Capitol Reef National Park is a United States National Park, in south-central Utah. It is 100 miles (160 km) long but fairly narrow. The park, established in 1971, preserves 378 mi² (979 km²) and is open all year, although May through September are the most popular months.
Called "Wayne Wonderland" in the 1920s by local boosters Ephraim P. Pectol and Joseph S. Hickman, Capitol Reef National Park protects colorful canyons, ridges, buttes, and monoliths. About 75 miles (120 km) of the long up-thrust called the Waterpocket Fold, extending like a rugged spine from Thousand Lake Mountain southward to Lake Powell, is preserved within the park boundary. Capitol Reef is the name of an especially rugged and spectacular part of the Waterpocket Fold near the Fremont River. The area was named for a line of white domes and cliffs of Navajo Sandstone, each of which looks somewhat like the United States Capitol building, that run from the Fremont River to Pleasant Creek on the Waterpocket Fold. The local word reef referred to any rocky barrier to travel.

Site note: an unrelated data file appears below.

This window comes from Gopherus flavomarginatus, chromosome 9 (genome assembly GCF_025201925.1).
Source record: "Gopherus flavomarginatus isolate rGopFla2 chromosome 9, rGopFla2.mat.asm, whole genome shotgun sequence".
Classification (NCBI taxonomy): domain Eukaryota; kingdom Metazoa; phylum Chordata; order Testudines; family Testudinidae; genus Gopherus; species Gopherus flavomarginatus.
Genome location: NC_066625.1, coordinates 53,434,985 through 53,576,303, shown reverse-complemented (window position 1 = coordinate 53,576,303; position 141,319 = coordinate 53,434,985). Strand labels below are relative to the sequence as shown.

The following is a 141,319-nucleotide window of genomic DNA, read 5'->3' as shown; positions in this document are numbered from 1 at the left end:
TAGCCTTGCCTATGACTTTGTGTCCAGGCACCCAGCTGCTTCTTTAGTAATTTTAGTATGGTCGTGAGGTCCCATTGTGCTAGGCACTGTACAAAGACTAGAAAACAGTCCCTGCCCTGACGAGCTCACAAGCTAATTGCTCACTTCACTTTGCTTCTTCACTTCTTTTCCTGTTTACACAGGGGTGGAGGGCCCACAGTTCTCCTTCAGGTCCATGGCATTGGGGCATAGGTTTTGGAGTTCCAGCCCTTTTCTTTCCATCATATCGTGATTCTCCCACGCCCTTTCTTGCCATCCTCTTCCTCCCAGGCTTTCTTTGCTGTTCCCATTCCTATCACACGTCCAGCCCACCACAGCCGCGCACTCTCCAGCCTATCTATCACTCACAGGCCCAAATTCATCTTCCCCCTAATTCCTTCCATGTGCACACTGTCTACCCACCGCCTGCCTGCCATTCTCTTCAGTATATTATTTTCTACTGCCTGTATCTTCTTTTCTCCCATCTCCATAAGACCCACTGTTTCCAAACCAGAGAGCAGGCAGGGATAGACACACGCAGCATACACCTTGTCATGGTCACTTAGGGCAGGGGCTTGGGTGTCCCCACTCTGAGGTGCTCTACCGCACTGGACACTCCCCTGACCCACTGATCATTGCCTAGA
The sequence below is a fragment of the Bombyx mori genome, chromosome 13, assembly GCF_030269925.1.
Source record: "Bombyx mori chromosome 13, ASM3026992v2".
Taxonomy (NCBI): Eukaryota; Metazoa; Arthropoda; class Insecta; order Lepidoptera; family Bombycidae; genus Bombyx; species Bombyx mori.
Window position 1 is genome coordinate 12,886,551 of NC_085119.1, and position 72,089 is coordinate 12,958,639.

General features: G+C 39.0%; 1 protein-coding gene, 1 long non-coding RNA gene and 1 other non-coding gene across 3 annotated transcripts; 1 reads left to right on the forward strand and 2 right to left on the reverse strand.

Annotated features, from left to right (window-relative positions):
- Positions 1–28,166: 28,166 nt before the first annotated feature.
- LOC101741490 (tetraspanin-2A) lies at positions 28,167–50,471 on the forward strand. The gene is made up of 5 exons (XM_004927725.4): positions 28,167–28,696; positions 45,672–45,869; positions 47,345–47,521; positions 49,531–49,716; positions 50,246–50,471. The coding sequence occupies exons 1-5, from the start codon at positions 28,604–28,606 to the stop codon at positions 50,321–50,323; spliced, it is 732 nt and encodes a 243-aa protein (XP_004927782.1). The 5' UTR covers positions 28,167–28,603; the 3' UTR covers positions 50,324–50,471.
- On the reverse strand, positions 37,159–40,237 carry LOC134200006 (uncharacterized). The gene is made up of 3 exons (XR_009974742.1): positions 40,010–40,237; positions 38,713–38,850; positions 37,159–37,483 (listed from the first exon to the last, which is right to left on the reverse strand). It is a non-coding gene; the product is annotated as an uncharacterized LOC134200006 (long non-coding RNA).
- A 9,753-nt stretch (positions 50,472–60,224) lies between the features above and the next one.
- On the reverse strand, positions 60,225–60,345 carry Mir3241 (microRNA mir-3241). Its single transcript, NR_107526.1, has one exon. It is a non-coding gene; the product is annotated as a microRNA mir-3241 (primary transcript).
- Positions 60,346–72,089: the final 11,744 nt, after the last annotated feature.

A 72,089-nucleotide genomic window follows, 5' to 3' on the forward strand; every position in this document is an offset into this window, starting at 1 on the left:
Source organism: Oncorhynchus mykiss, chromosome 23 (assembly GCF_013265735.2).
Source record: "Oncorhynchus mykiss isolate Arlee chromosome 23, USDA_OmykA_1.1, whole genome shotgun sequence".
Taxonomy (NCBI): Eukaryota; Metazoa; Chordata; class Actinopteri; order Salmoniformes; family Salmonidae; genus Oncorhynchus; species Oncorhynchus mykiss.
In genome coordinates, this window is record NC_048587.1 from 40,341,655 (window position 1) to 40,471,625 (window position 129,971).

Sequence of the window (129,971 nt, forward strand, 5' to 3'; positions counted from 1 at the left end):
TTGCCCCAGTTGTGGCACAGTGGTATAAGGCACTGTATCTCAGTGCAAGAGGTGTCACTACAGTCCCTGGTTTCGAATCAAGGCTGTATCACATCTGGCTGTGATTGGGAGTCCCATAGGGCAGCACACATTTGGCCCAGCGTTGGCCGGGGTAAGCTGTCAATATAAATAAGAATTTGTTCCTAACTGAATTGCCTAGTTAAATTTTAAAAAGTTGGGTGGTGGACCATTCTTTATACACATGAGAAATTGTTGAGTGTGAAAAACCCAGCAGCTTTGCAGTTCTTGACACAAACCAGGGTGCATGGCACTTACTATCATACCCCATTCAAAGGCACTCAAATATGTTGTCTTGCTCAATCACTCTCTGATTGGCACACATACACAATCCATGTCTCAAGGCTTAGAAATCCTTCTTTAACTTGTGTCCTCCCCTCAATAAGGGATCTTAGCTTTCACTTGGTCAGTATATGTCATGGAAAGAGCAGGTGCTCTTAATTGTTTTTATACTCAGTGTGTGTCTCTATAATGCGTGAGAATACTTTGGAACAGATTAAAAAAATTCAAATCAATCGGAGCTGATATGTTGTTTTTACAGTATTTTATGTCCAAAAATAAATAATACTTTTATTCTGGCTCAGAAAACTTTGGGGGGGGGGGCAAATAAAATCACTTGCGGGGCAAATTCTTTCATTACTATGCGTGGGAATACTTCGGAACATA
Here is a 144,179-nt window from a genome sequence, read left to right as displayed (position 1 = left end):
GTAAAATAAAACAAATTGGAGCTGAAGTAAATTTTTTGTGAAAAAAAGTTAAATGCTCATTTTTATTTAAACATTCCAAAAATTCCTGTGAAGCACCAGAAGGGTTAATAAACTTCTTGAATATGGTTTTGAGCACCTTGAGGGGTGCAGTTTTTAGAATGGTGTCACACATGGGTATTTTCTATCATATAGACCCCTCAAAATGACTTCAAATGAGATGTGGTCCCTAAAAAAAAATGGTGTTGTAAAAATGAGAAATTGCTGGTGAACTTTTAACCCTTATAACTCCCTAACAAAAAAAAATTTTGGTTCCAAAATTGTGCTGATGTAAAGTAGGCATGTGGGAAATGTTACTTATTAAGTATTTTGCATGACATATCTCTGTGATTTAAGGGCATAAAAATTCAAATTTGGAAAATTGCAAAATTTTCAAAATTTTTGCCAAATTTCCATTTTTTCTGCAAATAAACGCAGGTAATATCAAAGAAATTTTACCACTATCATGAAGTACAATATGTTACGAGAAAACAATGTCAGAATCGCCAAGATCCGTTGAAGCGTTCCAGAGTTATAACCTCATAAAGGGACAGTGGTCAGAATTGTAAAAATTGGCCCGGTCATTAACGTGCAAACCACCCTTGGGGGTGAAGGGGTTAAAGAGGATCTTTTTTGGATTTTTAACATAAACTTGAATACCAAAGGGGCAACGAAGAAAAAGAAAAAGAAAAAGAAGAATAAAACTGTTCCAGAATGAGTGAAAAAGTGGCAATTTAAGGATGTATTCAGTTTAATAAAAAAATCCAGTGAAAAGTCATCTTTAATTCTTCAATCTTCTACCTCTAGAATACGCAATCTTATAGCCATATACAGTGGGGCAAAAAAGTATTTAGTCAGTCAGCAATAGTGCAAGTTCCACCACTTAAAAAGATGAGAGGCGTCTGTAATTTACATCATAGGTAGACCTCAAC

The Fremont people lived throughout Utah and adjacent areas of Idaho, Colorado and Nevada from 700 to 1300 AD. Fremont pictographs (painted) and petroglyphs (carved or pecked) are depictions of people, animals and other shapes and forms left on rock surfaces. Anthropomorphic (human-like) figures usually have trapezoidal shaped bodies with arms, legs and fingers. The figures are often elaborately decorated with headdresses, ear bobs, necklaces, clothing items and facial expressions. A wide variety of zoomorphic (animal-like) figures include bighorn sheep, deer, dogs, birds, snakes and lizards. Abstract designs, geometric shapes and handprints are also common.
Only a few decades ago, Capitol Reef and the Waterpocket Fold country comprised one of the most remote corners of the lower 48 U.S. states. Easy road access came only with the construction of a paved State Route 24 through the Fremont River Canyon in 1962.